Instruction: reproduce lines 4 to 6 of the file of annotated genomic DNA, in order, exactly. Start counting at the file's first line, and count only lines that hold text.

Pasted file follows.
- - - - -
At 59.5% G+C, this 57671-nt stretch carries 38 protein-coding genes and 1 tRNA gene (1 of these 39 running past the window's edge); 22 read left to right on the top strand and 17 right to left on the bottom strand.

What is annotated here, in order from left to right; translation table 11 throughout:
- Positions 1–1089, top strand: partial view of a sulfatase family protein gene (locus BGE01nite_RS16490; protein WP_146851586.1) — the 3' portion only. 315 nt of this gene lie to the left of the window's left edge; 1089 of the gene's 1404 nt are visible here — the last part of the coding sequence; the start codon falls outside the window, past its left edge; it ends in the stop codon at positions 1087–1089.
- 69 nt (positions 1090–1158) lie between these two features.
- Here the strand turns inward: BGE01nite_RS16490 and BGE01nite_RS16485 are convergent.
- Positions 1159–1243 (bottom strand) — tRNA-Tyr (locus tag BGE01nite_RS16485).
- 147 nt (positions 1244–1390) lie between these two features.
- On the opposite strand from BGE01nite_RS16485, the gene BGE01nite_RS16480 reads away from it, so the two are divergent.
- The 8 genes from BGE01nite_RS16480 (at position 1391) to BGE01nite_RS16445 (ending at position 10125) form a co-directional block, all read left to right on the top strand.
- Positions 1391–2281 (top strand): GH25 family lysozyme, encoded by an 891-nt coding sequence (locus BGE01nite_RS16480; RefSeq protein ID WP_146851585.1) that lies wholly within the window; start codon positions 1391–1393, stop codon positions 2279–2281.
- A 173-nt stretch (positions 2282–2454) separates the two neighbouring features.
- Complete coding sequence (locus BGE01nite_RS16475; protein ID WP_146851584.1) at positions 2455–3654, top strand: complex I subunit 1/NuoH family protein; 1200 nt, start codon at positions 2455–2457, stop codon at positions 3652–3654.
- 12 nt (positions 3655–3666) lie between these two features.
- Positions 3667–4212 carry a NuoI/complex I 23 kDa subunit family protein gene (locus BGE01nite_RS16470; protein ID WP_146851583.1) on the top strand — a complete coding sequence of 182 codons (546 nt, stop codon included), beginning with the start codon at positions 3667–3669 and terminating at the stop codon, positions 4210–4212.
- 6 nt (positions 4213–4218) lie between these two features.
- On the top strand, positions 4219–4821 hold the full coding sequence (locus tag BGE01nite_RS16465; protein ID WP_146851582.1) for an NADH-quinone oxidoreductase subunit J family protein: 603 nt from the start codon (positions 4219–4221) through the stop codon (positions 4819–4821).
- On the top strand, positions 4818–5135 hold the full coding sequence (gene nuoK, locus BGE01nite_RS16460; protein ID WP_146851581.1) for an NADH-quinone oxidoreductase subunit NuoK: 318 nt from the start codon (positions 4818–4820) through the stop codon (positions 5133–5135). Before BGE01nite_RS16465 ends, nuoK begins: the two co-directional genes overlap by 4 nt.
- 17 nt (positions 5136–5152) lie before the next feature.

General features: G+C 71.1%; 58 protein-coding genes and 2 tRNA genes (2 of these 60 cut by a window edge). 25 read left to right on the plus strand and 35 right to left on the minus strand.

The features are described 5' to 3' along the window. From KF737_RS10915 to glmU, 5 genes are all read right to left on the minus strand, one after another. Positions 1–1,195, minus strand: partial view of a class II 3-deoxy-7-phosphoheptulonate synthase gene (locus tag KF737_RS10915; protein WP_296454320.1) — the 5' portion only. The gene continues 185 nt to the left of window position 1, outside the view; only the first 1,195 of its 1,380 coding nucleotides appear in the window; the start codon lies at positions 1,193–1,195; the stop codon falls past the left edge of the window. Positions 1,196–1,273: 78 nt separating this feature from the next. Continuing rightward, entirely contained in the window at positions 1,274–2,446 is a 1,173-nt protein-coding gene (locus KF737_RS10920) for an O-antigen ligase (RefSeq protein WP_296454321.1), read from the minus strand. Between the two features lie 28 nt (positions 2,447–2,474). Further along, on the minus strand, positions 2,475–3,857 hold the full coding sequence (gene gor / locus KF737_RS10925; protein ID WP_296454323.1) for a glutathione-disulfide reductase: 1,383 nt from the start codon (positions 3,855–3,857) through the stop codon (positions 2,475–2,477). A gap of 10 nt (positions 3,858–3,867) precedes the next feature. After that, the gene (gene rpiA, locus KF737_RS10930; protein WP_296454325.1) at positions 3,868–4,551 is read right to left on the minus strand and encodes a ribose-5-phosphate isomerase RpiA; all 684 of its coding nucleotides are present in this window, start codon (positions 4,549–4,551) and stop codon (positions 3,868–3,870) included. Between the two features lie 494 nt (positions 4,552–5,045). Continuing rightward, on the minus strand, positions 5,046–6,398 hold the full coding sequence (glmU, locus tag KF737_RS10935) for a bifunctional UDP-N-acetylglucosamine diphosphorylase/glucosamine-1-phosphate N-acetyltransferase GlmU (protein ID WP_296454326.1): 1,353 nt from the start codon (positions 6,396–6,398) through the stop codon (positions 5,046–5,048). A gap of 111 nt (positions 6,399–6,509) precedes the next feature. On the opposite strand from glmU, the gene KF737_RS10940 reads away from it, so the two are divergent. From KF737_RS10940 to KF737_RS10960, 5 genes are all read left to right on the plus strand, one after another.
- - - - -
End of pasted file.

- 69 nt (positions 1090–1158) lie between these two features.
- Here the strand turns inward: BGE01nite_RS16490 and BGE01nite_RS16485 are convergent.
- Positions 1159–1243 (bottom strand) — tRNA-Tyr (locus tag BGE01nite_RS16485).